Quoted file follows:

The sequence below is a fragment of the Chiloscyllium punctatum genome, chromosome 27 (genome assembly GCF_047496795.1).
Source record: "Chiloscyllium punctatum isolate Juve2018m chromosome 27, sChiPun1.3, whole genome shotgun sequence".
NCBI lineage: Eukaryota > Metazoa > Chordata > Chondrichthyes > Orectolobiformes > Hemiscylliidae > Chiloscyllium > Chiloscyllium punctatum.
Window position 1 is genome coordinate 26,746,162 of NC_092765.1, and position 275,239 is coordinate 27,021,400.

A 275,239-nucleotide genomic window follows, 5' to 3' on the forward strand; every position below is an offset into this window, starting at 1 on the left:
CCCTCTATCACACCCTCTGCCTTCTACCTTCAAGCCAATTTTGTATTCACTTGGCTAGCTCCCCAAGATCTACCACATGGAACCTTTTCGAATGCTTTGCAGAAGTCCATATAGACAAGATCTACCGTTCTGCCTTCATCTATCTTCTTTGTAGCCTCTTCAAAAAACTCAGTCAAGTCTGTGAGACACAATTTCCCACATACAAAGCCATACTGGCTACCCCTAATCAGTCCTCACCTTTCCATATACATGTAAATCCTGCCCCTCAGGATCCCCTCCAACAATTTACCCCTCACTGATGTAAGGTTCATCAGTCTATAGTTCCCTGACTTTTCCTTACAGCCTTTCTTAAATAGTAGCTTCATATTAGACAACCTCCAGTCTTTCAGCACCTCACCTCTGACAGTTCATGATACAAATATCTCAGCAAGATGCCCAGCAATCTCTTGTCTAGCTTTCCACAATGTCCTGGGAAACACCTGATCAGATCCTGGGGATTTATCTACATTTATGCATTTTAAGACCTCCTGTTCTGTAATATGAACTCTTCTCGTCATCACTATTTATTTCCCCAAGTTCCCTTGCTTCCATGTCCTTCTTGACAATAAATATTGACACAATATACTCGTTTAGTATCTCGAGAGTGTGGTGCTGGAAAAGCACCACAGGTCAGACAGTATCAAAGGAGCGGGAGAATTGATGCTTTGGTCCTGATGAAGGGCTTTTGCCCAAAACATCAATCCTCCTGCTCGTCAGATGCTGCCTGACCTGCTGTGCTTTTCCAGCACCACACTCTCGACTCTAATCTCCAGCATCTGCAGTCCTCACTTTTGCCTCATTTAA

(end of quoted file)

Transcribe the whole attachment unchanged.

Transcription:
The sequence below is a fragment of the Chiloscyllium punctatum genome, chromosome 27 (genome assembly GCF_047496795.1).
Source record: "Chiloscyllium punctatum isolate Juve2018m chromosome 27, sChiPun1.3, whole genome shotgun sequence".
NCBI lineage: Eukaryota > Metazoa > Chordata > Chondrichthyes > Orectolobiformes > Hemiscylliidae > Chiloscyllium > Chiloscyllium punctatum.
Window position 1 is genome coordinate 26,746,162 of NC_092765.1, and position 275,239 is coordinate 27,021,400.

A 275,239-nucleotide genomic window follows, 5' to 3' on the forward strand; every position below is an offset into this window, starting at 1 on the left:
CCCTCTATCACACCCTCTGCCTTCTACCTTCAAGCCAATTTTGTATTCACTTGGCTAGCTCCCCAAGATCTACCACATGGAACCTTTTCGAATGCTTTGCAGAAGTCCATATAGACAAGATCTACCGTTCTGCCTTCATCTATCTTCTTTGTAGCCTCTTCAAAAAACTCAGTCAAGTCTGTGAGACACAATTTCCCACATACAAAGCCATACTGGCTACCCCTAATCAGTCCTCACCTTTCCATATACATGTAAATCCTGCCCCTCAGGATCCCCTCCAACAATTTACCCCTCACTGATGTAAGGTTCATCAGTCTATAGTTCCCTGACTTTTCCTTACAGCCTTTCTTAAATAGTAGCTTCATATTAGACAACCTCCAGTCTTTCAGCACCTCACCTCTGACAGTTCATGATACAAATATCTCAGCAAGATGCCCAGCAATCTCTTGTCTAGCTTTCCACAATGTCCTGGGAAACACCTGATCAGATCCTGGGGATTTATCTACATTTATGCATTTTAAGACCTCCTGTTCTGTAATATGAACTCTTCTCGTCATCACTATTTATTTCCCCAAGTTCCCTTGCTTCCATGTCCTTCTTGACAATAAATATTGACACAATATACTCGTTTAGTATCTCGAGAGTGTGGTGCTGGAAAAGCACCACAGGTCAGACAGTATCAAAGGAGCGGGAGAATTGATGCTTTGGTCCTGATGAAGGGCTTTTGCCCAAAACATCAATCCTCCTGCTCGTCAGATGCTGCCTGACCTGCTGTGCTTTTCCAGCACCACACTCTCGACTCTAATCTCCAGCATCTGCAGTCCTCACTTTTGCCTCATTTAA